This short essay is based on the authors’ perceived need to review and update some aspects of the current Code of ethics for Portuguese nutritionists, considering the emergence of new assumptions in the food reality that can affect our professional decisions.
In a previous essay, we had already addressed some of these issues, namely the funding of higher education institutions and their research or the conflict of interest. In this second text, we will delve into other areas. Namely, the issues of “Food Ethics” which introduces the growing importance of considering the impact of food production and consumption on the health of the planet, which can include the proper treatment of animals for human consumption, the simultaneous protection of the health of people and the planet because of climate change, or the fair treatment of food producers. Living conditions on our planet are changing for the worse, and the speed of change has increased dramatically in the last decade. Through their professional practices, nutritionists can be a powerful force in ensuring that food consumption is in tune with this ethical imperative.
On the other hand, the proximity between the agri-food system and nutritionists has increased and become more visible in recent years. This growing influence of systems, practices, and processes through which commercial agents can affect (for better or worse) health and equity can be called “commercial determinants of health.” In the food sector, this commercial relationship is becoming increasingly intense and frequent and should be given special consideration by professionals working there. The increasing complexity of the food system and the need for dialogue with a growing number of actors outside the health system, with different commercial interests at stake, calls for ethical reflection on the part of nutritionists, to which we hope to be able to contribute in advance.
The Regulation no. 587 published in 2016, which approved the Code of Ethics of the Order of Nutritionists, draws “the attention of nutritionists to the need for a continuous discussion of ethical issues, which does not end with the Code. In this sense, any code of values is always an incomplete and constantly improving the document.” Here, we contribute to this ongoing discussion. We hope that with this document, we can contribute to a broader discussion of these issues from an early stage.
The past – The foundations for the construction of the Code of Ethics for Portuguese Nutritionists
The profession of Nutritionist is almost 50 years old in Portugal, having started with a Bachelor’s Degree in Nutrition at Porto University through Order no. 46 on 31 May 1976. It was initially intended to “prepare technicians capable of carrying out tasks to guide and monitor the rational, normal and dietary nutrition of the population in general and in institutions, as a basic factor in health promotion and disease prevention. “Meanwhile, regulation of the health profession began in 1990, with graduates in Nutrition Sciences being integrated into the career of Senior Health Technician, created in 1981, and the nutrition branch being included. Only years later, in 2004, discussions began about the need for this new health profession to have a written code of ethical principles.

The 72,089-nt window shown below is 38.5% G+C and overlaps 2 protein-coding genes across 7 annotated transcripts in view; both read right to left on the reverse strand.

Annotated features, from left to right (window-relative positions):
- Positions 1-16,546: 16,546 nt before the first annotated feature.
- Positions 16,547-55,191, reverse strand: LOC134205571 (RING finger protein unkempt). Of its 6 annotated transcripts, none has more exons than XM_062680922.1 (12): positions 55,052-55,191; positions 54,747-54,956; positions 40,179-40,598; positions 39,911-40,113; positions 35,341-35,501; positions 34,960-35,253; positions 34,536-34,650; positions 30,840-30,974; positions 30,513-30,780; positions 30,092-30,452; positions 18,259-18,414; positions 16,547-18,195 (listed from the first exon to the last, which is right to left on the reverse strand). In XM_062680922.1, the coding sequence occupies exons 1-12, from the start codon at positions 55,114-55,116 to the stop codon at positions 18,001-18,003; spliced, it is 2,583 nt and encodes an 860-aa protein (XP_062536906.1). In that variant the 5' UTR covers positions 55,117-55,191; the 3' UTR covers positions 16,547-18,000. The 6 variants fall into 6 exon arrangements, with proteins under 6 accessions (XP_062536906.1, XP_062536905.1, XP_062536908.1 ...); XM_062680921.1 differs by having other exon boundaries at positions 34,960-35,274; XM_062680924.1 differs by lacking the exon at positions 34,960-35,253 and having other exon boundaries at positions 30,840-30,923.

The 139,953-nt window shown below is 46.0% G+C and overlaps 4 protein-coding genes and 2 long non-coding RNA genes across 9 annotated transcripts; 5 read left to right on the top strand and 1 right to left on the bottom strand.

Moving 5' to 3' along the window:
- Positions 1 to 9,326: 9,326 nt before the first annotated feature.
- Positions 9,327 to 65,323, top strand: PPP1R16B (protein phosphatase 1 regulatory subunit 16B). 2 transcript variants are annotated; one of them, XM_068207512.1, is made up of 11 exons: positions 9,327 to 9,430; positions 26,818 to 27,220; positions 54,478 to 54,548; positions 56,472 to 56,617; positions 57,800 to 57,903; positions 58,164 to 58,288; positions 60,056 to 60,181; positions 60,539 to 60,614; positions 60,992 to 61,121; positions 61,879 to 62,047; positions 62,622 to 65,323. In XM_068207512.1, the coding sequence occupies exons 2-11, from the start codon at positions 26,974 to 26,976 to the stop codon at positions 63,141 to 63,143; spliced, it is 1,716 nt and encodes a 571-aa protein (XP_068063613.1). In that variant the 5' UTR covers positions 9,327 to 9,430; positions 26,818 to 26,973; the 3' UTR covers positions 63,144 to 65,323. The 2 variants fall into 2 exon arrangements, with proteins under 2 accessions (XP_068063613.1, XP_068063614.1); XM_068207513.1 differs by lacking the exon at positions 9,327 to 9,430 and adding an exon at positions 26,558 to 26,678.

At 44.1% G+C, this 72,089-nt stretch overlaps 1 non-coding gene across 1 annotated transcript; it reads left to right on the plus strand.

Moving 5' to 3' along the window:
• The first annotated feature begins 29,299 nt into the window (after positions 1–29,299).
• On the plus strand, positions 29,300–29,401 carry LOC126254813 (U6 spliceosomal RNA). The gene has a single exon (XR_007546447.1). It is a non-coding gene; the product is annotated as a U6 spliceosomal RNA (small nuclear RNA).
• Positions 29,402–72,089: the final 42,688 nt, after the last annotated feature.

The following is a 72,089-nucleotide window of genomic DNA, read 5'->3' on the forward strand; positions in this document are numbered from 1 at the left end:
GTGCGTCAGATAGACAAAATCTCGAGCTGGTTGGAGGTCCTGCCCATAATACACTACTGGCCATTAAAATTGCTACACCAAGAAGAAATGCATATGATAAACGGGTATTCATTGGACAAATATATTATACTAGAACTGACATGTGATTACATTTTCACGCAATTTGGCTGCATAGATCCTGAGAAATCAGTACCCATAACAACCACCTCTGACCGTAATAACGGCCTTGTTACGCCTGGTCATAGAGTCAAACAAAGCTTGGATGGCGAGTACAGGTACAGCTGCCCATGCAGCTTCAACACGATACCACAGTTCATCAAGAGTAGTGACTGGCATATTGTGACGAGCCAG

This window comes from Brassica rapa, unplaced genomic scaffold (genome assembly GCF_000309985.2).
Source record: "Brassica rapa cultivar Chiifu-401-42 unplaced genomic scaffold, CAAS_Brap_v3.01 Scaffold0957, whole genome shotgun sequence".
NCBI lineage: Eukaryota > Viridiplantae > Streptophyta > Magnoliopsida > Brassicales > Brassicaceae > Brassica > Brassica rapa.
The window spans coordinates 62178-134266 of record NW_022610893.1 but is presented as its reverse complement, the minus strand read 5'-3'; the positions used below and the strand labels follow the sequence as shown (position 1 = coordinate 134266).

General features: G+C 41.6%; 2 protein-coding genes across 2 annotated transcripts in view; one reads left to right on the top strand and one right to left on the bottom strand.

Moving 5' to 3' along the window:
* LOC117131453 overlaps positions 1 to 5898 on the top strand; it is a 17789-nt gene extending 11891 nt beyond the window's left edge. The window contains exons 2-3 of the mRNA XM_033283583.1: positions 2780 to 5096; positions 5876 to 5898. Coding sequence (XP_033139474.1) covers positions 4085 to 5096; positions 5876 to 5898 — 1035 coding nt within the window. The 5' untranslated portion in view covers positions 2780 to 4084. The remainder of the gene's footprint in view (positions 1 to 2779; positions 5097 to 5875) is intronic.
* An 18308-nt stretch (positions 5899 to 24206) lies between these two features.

Work began on the creation of the first Code of Ethics for Nutritionists in Portugal in 2004. That year saw the publication of the new Code of Ethics for Brazilian Nutritionists by the Federal Council of Nutritionists, which reflected the growth and diversification of nutritionists’ fields of professional activity in Brazil. At the same time, Canadian nutritionists were publishing various documents on good practice, namely “Professional Standards For Dietitians In Canada “, which stimulated discussion on this issue. Also of great importance was the New Zealand model Code of Ethics, published in 2003, which for its simplicity and comprehensiveness was a structural reference in these early days of collecting and analysing the still little existing legislation on this subject.
In 2004, the Ethics and Professional Deontology Committee was set up at the Portuguese Association of Nutritionists (APN). In 2006, the association set up a working group of nutritionists, bioethics experts and legal experts to study the issue in greater depth. On 16 July 2007, at the VII National Meeting of Nutritionists in Peniche, a first draft was presented for public discussion entitled “Nutritionist’s Code of Ethics with the additional contribution of two specialists – Manuel Faria and Miguel Ricou. This first presentation outlined the desired profile of knowledge and skills for nutritionists, as well as the objectives associated with the existence of a Code of Ethics. Some areas for discussion were outlined, such as “Standards of Good Practice,” “Personal Development” and “Lifelong Learning.” At the time, it was felt that the Code of Ethics should present “a set of expected behaviours in different circumstances, enabling early reflection in order to judge and distinguish right from wrong” and that “These standards should reflect a set of values shared by the community and by these professionals, helping to build a certain public credibility in the profession”. Bases that still stand today and some case studies presented were based on the “ADA/CDR Code of Ethics for the Profession of Dietetics -Trainer’s Guide” of 2007.
Starting with the VII National Meeting of Nutritionists, on 16 July 2007, a timetable was devised for work leading to the production of the first guiding principles for professional ethics in the area of Nutrition Sciences in Portugal. Methodologically, it is proposed to
- list the most frequent issues where ethical conflicts may exist in the profession;
- propose general principles that, when applied, can resolve these issues;
- approve the principles and establish a continuous process of improvement”.